Posted 12th October 2009 | 8 Comments
Light Rail is back on London Mayor's agenda
The latest draft Transport Strategy from the Mayor of London has reinstated proposals to extend the Docklands Light Railway to Dagenham Dock, and also to enlarge the tram network. The new stance indicates a u-turn from Boris Johnson's original preference for buses, although a new Routemaster is still being planned.
The revision now acknowledges the potential of a proposed extension of the DLR to Dagenham Dock, which featured in the agenda of the previous Mayor Ken Livingstone but was pushed on to the back burner on financial grounds after Boris Johnson was elected. Other DLR extensions could take light rail south of Lewisham or north of Stratford, and there is also an intriguing suggestion that the network could be extended west of Bank, possibly as far as Victoria.
Extensions to Tramlink are also back in favour: the strategy now not only envisages short extensions but also the possibility of longer new tram routes to improve orbital public transport links across outer south London.
Both Crossrail and the Thameslink Programme are acknowledged, and the proposal for a Chelsea-Hackney line, originally seen as an Underground project, is now being dubbed Crossrail 2.
The Underground itself could still be set to grow. The strategy mentions a possible extension of the Northern Line to Battersea, as well as greater separation, for operational purposes, of the two Northern Line branches via Charing Cross and Bank. Such separation, it suggests, would improve capacity.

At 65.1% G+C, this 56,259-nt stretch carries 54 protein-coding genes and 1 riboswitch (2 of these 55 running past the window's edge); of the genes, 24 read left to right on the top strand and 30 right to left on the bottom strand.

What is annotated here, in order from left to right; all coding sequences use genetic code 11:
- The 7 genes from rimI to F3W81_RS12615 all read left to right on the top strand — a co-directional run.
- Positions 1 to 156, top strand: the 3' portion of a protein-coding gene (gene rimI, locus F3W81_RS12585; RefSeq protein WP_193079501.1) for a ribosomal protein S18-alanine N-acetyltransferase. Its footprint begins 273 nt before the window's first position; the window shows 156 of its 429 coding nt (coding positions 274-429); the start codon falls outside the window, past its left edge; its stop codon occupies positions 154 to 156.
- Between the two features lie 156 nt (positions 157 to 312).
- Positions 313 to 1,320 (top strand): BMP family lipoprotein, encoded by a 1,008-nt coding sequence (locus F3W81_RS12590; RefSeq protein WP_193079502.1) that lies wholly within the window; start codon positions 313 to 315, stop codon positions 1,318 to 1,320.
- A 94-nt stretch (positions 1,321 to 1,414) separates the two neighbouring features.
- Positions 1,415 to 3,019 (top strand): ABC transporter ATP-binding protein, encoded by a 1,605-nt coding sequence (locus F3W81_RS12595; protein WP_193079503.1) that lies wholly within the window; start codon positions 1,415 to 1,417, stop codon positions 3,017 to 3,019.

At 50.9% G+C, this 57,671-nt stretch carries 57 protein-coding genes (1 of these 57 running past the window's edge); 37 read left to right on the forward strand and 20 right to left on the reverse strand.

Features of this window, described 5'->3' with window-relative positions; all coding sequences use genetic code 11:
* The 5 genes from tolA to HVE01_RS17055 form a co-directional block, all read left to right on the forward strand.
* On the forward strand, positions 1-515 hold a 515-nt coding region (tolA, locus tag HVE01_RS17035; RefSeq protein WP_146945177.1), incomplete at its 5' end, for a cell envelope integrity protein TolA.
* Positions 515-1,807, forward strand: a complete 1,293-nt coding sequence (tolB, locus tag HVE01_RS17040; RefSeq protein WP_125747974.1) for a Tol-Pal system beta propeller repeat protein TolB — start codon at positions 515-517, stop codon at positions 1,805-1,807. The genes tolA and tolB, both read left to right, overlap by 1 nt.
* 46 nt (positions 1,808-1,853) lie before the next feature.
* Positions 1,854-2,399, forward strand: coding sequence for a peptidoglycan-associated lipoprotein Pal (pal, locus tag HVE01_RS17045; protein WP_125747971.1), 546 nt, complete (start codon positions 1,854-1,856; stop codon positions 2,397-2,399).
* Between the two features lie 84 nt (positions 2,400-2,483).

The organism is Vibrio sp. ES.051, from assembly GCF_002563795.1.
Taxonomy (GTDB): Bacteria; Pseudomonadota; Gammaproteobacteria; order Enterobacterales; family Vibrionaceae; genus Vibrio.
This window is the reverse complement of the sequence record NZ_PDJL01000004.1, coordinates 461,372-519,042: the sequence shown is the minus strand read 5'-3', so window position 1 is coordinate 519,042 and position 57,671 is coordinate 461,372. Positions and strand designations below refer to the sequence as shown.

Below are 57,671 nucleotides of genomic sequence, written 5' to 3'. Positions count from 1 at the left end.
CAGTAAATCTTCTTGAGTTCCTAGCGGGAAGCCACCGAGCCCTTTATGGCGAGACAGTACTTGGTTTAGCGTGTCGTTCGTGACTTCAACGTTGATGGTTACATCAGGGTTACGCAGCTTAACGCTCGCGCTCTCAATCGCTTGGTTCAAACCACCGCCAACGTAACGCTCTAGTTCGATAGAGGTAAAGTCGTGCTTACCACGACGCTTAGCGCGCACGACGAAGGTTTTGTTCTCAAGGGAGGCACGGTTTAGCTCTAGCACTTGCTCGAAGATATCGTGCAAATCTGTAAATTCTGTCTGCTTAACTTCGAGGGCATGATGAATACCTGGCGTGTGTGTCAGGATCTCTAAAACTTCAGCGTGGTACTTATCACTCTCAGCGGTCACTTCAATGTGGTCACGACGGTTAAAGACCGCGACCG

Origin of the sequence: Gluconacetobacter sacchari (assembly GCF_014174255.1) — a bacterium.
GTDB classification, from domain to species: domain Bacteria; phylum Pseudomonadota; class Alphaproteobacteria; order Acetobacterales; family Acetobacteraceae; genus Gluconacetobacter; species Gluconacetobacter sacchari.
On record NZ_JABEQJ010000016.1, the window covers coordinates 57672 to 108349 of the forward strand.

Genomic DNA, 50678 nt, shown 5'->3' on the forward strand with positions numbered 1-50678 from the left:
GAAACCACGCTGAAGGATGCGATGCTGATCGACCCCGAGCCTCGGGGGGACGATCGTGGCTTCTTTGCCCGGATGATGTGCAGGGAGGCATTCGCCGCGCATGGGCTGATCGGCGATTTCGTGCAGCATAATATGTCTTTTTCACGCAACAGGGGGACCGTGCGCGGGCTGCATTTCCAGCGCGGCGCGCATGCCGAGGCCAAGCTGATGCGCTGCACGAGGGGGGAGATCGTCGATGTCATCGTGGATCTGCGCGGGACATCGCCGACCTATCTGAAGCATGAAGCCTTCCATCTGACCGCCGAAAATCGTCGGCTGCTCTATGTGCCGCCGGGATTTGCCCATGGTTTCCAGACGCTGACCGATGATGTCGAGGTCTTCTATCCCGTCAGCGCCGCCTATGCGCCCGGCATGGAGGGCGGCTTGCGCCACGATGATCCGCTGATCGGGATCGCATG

The Croxley Link, long planned but always postponed, is becoming more likely too. This scheme would divert the present Watford branch of the Metropolitan line, connecting it with the former Croxley Green BR branch via a new bridge. Metropolitan Line trains would then be able to run through to Watford Junction, providing interchange opportunities with various National Rail services and also Overground trains on the Euston-Watford line.
One more rail proposal in the strategy is considerably older than the Mayor himself. This is a southbound extension of the Bakerloo to an unnamed terminus in southeast London. The last serious proposal to extend the Bakerloo beyond Elephant & Castle featured in London Transport plans soon after the Second World War, but lack of funding meant that the proposal to take the Bakerloo on to Camberwell had to be abandoned in 1950.
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